Andrei Pandele was a young architect when he began photographing his home country, Romania, in the 1970s. His camera captured a period of huge change under communist dictator Nicolae Ceausescu. For some, his stunning photos are now a painful reminder of a time of destruction, and a life lost.
“I was an architect,” he told BBC. “I could find plans [and] approximate what they would destroy. Not exactly, no-one knew that. They were wild, totally out of control.”
When communist dictator Nicolae Ceausescu began demolishing churches and whole neighborhoods, Pandele wanted to immortalize the Bucharest he loved that was disappearing in front of his eyes. It wasn’t illegal, but it looked very suspicious. During the first year and a half he was interrogated about 30 times.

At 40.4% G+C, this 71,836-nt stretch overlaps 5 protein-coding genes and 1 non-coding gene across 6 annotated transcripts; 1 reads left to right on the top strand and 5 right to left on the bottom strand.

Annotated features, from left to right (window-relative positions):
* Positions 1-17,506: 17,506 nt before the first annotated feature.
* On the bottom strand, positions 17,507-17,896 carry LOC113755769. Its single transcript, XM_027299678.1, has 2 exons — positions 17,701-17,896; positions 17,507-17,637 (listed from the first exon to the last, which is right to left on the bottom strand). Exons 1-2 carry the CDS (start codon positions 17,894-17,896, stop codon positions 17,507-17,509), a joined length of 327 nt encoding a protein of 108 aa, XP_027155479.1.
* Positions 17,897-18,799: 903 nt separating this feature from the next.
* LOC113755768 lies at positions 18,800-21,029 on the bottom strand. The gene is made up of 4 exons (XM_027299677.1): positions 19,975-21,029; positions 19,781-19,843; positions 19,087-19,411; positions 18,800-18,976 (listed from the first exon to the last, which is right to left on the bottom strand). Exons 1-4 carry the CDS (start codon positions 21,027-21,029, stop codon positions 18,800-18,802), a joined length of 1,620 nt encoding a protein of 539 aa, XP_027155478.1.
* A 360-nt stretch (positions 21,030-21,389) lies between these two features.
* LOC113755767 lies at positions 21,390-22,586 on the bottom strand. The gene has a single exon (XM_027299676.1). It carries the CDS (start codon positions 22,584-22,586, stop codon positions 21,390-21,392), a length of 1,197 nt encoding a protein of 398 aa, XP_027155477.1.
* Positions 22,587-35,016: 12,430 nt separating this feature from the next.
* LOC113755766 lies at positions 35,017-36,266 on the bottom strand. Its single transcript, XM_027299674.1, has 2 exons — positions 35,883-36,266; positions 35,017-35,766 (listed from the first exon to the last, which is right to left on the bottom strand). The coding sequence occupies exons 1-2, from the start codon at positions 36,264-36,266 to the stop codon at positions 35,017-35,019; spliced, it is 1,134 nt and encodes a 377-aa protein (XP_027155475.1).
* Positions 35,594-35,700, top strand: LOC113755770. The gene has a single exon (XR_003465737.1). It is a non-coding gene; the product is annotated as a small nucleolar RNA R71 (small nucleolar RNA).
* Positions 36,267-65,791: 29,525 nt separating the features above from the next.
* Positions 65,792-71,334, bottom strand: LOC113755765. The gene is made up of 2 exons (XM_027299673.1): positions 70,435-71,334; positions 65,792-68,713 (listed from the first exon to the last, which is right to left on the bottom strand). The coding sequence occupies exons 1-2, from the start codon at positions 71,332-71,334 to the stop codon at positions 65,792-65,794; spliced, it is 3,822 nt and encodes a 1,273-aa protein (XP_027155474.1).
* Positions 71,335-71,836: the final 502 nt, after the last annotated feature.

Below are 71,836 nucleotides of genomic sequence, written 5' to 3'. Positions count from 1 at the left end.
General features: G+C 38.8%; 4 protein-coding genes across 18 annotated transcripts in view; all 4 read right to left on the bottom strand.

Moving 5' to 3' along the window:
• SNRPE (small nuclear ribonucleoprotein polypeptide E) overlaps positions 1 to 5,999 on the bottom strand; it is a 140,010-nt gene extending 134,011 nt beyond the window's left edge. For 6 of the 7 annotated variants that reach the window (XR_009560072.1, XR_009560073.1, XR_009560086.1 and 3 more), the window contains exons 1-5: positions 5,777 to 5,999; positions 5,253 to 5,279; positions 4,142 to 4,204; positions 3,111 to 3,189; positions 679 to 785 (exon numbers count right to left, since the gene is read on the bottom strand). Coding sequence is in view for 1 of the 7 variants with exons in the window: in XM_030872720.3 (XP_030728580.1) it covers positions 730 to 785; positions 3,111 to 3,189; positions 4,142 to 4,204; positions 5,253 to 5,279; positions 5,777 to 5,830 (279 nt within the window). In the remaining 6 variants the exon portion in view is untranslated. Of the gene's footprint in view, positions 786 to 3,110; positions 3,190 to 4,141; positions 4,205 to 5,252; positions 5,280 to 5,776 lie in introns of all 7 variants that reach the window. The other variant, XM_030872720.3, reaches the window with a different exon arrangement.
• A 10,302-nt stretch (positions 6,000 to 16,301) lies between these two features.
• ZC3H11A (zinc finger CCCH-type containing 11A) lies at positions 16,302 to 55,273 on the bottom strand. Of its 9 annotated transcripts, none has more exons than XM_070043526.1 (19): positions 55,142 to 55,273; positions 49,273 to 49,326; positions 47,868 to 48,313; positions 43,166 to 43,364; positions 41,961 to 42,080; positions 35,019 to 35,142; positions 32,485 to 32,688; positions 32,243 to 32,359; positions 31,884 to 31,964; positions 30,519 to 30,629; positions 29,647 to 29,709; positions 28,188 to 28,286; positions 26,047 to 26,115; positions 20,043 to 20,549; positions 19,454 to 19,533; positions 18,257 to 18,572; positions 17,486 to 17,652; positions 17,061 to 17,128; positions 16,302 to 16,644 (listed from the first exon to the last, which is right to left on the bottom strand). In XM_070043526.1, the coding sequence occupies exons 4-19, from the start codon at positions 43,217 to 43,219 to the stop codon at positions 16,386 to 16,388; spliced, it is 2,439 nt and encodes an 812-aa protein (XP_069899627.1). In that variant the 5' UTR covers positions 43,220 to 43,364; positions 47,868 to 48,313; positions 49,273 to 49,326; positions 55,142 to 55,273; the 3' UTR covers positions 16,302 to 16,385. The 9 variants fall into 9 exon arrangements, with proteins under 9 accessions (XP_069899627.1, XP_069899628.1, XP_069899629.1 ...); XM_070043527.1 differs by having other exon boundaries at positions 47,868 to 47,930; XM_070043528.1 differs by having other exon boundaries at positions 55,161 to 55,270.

“After two years of photographing the architectural destruction I decided that it was very bad, but it was even worse that they were ruining the lives of 22 million people. So I began to take pictures of everyday life. I think they are much more striking.”